Dramatic reduction in predation on marine turtle nests through improved predator monitoring and management

Richard M. Engeman a1c1, R. Erik Martin a2, Henry T. Smith a3, John Woolard a4, Carrie K. Crady a2, Stephanie A. Shwiff a1, Bernice Constantin a4, Margo Stahl a5 and John Griner a6
a1 National Wildlife Research Center, 4101 LaPorte Ave, Fort Collins, CO 80521-2154, USA.
a2 Ecological Associates, Inc., P.O. Box 405, Jensen Beach, FL 34958, USA.
a3 Florida Department of Environmental Protection, Florida Park Service, 13798 S.E. Federal Highway, Hobe Sound, FL 33455, USA.
a4 USDA/APHIS/Wildlife Services, 2820 East University Ave., Gainesville, FL 32641, USA.
a5 Hobe Sound NWR, 13640 S.E. Federal Hwy, Hobe Sound, FL 33455, USA.
a6 St. Lucie Inlet Preserve State Park, 16450 S.E. Federal Highway, Hobe Sound, FL 33455, USA.

Article author query
engeman rm   [PubMed][Google Scholar] 
martin re   [PubMed][Google Scholar] 
smith ht   [PubMed][Google Scholar] 
woolard j   [PubMed][Google Scholar] 
crady ck   [PubMed][Google Scholar] 
shwiff sa   [PubMed][Google Scholar] 
constantin b   [PubMed][Google Scholar]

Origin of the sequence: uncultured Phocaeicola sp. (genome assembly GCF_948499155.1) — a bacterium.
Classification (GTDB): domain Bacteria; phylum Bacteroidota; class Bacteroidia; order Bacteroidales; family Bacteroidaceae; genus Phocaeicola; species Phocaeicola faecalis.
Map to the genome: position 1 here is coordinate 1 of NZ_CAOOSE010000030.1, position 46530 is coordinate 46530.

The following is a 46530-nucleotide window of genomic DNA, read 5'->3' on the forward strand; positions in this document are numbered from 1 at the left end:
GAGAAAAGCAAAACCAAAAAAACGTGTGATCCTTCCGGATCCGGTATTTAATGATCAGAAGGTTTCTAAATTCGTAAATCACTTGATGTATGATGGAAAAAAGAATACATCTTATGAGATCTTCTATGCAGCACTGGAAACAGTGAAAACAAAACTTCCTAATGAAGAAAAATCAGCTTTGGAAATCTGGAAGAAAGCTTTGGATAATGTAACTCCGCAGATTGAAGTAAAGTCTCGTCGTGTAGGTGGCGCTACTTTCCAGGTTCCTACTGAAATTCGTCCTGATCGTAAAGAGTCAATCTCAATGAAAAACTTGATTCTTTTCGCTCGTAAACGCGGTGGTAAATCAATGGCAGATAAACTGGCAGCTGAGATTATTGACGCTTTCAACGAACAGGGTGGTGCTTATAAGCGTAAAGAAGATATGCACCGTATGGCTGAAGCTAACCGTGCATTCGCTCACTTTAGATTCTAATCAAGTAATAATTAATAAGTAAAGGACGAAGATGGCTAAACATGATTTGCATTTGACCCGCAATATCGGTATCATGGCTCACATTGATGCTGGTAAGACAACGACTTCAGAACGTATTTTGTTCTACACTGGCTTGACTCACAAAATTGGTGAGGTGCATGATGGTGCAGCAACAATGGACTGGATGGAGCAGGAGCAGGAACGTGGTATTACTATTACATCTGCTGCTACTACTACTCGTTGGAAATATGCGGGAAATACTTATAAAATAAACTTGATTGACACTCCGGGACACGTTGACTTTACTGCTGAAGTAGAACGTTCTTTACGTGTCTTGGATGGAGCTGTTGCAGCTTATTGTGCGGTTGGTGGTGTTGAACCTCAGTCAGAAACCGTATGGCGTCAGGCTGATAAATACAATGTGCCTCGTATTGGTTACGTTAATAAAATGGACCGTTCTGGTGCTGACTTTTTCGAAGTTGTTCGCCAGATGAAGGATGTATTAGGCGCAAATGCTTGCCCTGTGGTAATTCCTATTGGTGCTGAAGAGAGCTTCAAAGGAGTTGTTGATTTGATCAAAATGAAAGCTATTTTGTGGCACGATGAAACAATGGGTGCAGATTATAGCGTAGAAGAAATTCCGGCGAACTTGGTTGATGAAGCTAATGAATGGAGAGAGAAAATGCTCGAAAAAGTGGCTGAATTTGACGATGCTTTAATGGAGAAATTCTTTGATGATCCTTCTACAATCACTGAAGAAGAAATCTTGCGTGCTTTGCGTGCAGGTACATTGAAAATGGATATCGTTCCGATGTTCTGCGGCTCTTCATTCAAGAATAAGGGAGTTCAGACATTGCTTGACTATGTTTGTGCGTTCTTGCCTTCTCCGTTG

stahl m   [PubMed][Google Scholar] 
griner j   [PubMed][Google Scholar] 


We describe improvements to monitoring/indexing methodology for predators of marine turtle nests on the east coast of Florida, and the resulting marine turtle conservation implications from integrating the methodology into predator management. A strip transect from dune line to the shore improved an already successful design for monitoring raccoons, and was also sensitive for armadillos. The data were integrated into predator management operations to effectively and efficiently remove the species responsible for turtle nest predation. Tracking plot data also served to validate predator patterns of behavior relative to turtle nesting and improve prospects for preventive predator management strategies. Perhaps the most important finding is that predation at a beach historically suffering nearly complete losses (95%) of marine turtle nests had nest predation reduced to nominal levels (9.4%). For 2002 this predation level represents an estimated 69,000 additional hatchling turtles produced over historical predation rates, and 16,700 additional hatchlings over the previous lowest predation rate.

(Received April 15 2004)
(Revised October 19 2004)
(Accepted December 17 2004)

Key Words: Armadillo; endangered species; Florida; marine turtle; population index; predator management; raccoon.

c1 Correspondence: National Wildlife Research Center, 4101 LaPorte Ave, Fort Collins, CO 80521-2154, USA. E-mail richard.m.engeman@aphis.usda.gov